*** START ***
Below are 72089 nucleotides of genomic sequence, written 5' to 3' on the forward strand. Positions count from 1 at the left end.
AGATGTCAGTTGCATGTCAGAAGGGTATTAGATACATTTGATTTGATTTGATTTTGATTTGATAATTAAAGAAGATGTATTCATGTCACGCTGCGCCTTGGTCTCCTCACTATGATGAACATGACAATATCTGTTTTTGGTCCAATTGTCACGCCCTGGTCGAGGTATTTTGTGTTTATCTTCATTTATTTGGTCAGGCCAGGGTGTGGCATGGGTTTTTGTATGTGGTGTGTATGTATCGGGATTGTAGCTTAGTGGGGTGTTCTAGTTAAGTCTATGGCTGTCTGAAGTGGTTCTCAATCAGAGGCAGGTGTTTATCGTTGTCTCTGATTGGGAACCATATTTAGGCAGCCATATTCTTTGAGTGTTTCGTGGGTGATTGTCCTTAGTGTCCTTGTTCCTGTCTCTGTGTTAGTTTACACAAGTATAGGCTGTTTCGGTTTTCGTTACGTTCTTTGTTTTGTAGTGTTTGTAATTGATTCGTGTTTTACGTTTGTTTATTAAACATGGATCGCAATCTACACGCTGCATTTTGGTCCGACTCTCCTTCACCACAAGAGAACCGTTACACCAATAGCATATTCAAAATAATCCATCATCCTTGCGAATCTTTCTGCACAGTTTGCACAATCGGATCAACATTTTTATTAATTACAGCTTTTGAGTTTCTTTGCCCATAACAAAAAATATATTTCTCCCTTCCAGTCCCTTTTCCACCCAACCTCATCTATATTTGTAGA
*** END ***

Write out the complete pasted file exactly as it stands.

Below are 72089 nucleotides of genomic sequence, written 5' to 3' on the forward strand. Positions count from 1 at the left end.
AGATGTCAGTTGCATGTCAGAAGGGTATTAGATACATTTGATTTGATTTGATTTTGATTTGATAATTAAAGAAGATGTATTCATGTCACGCTGCGCCTTGGTCTCCTCACTATGATGAACATGACAATATCTGTTTTTGGTCCAATTGTCACGCCCTGGTCGAGGTATTTTGTGTTTATCTTCATTTATTTGGTCAGGCCAGGGTGTGGCATGGGTTTTTGTATGTGGTGTGTATGTATCGGGATTGTAGCTTAGTGGGGTGTTCTAGTTAAGTCTATGGCTGTCTGAAGTGGTTCTCAATCAGAGGCAGGTGTTTATCGTTGTCTCTGATTGGGAACCATATTTAGGCAGCCATATTCTTTGAGTGTTTCGTGGGTGATTGTCCTTAGTGTCCTTGTTCCTGTCTCTGTGTTAGTTTACACAAGTATAGGCTGTTTCGGTTTTCGTTACGTTCTTTGTTTTGTAGTGTTTGTAATTGATTCGTGTTTTACGTTTGTTTATTAAACATGGATCGCAATCTACACGCTGCATTTTGGTCCGACTCTCCTTCACCACAAGAGAACCGTTACACCAATAGCATATTCAAAATAATCCATCATCCTTGCGAATCTTTCTGCACAGTTTGCACAATCGGATCAACATTTTTATTAATTACAGCTTTTGAGTTTCTTTGCCCATAACAAAAAATATATTTCTCCCTTCCAGTCCCTTTTCCACCCAACCTCATCTATATTTGTAGA